- The Gujarat Cancer & Research Insitute, M.P. Shah Cancer Hospital, New Civil Hospital Compound Asarwa, Ahmedabad
- Rajiv Gandhi Cancer Hospital & Research Institute, Sector 5, Rohini, Delhi
- Bhagwan Mahaveer Cancer Hospital & Research Centre, Jawaharlal Nehru Marg, Jaipur
Other reputed Cancer Hospitals and Institutes in India:
- Regional Centre for Cancer Research, Adyar, Chennai.
- Regional Centre for Cancer Research and Treatment, Mangalabag, Cuttack – 753 007.
- Rotary Cancer Centre, 117/K/11, Gutaiya, G.T.Road, Kanpur – 208 002, India
- Advanced Centre for Treatment, Research and Education in Cancer (ACTREC), Sector 22, Kharghar, Navi Mumbai – 410 210
- Amala Cancer Research Centre, Amalangar, Trichur.
- Bose Institute
- Cancer Treatment & Research Centre, Lion District 324 C-1, Seethammadhara North Extn., Visakhapatnam – 530 013 (AP).
- Chittaranjan Cancer Institute, 37, S.P. Mukherjee Road, Kolkata 700026
- Christian Cancer Centre, Kakinada Pithapuram Road, Kakinada – 533 003, Andhra Pradesh
- All India Institute of Medical Sciences, Ansari Nagar, New Delhi – 110016.
- Dr. Bhubaneshwar Barooah Cancer Institute, Gopinath Nagar, Guwahati – 781 016, Assam.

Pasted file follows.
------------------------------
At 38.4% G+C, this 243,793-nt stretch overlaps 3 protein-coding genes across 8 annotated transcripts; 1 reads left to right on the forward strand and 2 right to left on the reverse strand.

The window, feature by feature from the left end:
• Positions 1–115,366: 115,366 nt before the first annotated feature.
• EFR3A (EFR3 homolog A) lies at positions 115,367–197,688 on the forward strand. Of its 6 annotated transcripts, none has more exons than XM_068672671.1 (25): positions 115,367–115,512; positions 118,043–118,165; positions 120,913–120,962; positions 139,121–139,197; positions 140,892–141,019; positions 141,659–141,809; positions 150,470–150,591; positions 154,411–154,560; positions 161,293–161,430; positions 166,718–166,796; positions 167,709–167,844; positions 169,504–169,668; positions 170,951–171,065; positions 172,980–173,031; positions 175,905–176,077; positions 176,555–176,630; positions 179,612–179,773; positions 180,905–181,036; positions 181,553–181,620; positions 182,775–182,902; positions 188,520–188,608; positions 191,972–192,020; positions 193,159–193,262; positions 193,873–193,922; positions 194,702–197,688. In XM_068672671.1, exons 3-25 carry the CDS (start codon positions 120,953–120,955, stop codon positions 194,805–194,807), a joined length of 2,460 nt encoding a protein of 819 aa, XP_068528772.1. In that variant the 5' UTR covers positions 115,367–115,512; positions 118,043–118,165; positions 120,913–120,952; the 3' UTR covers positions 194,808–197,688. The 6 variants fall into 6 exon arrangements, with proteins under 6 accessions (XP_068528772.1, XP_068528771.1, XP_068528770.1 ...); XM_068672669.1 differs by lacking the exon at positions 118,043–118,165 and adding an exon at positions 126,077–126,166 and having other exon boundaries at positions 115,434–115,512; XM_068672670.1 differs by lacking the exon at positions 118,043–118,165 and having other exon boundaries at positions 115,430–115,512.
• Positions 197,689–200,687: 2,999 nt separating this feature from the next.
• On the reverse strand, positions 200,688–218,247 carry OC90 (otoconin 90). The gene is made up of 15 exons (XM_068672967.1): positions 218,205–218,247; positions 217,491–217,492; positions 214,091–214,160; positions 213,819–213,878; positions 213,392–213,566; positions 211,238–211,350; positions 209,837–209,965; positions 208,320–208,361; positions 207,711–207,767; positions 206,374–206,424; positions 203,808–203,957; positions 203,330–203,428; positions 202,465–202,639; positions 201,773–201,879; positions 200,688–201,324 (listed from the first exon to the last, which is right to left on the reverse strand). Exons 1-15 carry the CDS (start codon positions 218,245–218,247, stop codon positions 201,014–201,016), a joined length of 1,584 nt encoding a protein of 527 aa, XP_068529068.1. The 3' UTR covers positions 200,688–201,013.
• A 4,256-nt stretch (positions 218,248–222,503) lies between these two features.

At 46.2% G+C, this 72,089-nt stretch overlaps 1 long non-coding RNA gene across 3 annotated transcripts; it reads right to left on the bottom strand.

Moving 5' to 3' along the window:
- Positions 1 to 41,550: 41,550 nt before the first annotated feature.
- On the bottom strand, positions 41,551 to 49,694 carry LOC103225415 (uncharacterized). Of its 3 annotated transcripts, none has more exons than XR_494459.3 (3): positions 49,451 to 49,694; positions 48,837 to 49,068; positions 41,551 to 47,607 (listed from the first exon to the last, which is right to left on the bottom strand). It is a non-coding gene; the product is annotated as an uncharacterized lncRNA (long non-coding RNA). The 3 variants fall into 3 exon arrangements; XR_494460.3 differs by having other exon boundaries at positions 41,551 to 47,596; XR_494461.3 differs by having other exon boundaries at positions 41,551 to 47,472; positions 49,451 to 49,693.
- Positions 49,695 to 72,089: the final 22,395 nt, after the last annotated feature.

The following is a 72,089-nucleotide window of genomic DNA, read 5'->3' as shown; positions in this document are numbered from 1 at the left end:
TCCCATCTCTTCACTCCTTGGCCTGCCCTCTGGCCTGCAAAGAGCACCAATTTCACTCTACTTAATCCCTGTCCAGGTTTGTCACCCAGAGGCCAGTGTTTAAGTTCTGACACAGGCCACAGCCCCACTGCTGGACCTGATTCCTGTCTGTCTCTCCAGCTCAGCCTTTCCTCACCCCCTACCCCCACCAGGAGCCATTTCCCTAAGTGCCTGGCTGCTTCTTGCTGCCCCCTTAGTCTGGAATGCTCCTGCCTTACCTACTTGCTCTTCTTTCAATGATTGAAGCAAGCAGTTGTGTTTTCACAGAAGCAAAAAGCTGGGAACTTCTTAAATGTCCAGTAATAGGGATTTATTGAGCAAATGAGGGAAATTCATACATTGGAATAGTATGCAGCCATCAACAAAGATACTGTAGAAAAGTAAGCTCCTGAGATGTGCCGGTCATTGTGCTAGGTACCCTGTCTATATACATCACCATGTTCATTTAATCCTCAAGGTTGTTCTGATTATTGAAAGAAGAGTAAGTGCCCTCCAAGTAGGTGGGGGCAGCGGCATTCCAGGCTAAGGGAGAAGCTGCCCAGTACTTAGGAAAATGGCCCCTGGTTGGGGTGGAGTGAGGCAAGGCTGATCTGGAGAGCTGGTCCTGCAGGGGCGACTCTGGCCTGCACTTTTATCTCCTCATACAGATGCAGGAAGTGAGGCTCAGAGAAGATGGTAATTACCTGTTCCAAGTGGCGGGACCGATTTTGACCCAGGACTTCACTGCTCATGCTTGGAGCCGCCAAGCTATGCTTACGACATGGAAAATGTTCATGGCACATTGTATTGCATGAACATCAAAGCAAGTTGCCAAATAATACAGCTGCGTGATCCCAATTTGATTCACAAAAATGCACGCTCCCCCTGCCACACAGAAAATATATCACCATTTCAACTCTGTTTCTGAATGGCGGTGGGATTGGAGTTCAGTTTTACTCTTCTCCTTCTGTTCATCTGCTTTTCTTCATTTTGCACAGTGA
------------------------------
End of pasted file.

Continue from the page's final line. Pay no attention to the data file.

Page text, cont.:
- G.V.N. Cancer Centre, No.16, Kiledar Street, Tiruchirapalli – 620 002, Tamil Nadu.
- Goa Cancer Society, GM Cancer Hospital & Research Institute, Dr. E. Borges Road, Dona Paula – 403 004, Goa.
- Indian Rly. Cancer Institute & Research Centre, N.E. Railway, Lahartara, Varanasi – 221 002, Uttar Pradesh.
- Institute of Cytology & Preventive Oncology, I-7, Sector 39, P.O.Box No. 544, Near Degree College, Opposite City Centre, Noida – 201 301, Uttar Pradesh.
- International Cancer Centre, Neyyoor, Tamilnadu – 629 802.
- International Network for Cancer, Treatment, & Research Room No. 127A, Sir Gangaram Hospital, Rajinder Nagar, New Delhi -110 060.
- J.K. Cancer Institute (C.S.V.M. Medical College), Kanpur – 208 002, Uttar Pradesh.
- Jagdish Cancer & Research Centre, 3-6-20, Tirumala Apts. Skyline Lane, Basheer Bagh, Hyderabad.
- Jawaharlal Nehru Cancer Hospital, & Research Centre, Idgah Hills, PB No. 32 Bhopal – 462 001.
- Mohan Das Oswal Cancer Treatment & Research Centre, G.T. Road, Sherpur, Ludhiana – 141 009, Punjab.
Top 20 Cancer Specialists in India
- Dr. Suresh H. Advani
- Dr. Harit Chaturvedi
- Dr. Kapil Kumar
- Dr. Ashok Vaid
- Dr. Aruna Chandrasekaran
- Dr. Rajesh Mistry
- Dr. S Hukku
- Dr. Bidhu K Mohanti
- Dr. Vinod Raina
- Dr. Sabyasachi Bal
- Dr. Hari Goyal
- Dr. Tejinder Kataria
- Dr. Rajesh Jindal
- Dr (Col.) R Ranga Rao
- Dr. Jyoti Wadhwa
- Dr. Sandeep Mehta
- Dr. Sunil Kumar Gupta
- Dr. Sankar Srinivasan
- Dr. PL Kariholu
- Dr. Subodh Chadra Pnndea
5. Is endometrial cancer hereditary?
- Around 5 % of the endometrial cancer cases in the world are hereditary. Lynch syndrome and Cowden syndrome are two inherited syndromes known to increase the risk of endometrial cancer in women. These syndromes are due to genetic mutations and are passed on in the family.
6. Is abnormal vaginal bleeding a sign of endometrial cancer?
- Abnormal vaginal bleeding ranging from watery and blood-streaked flow to a flow that contains more blood, is an early sign of endometrial cancer. This is due to a hormonal imbalance as a result of too much estrogen in the body.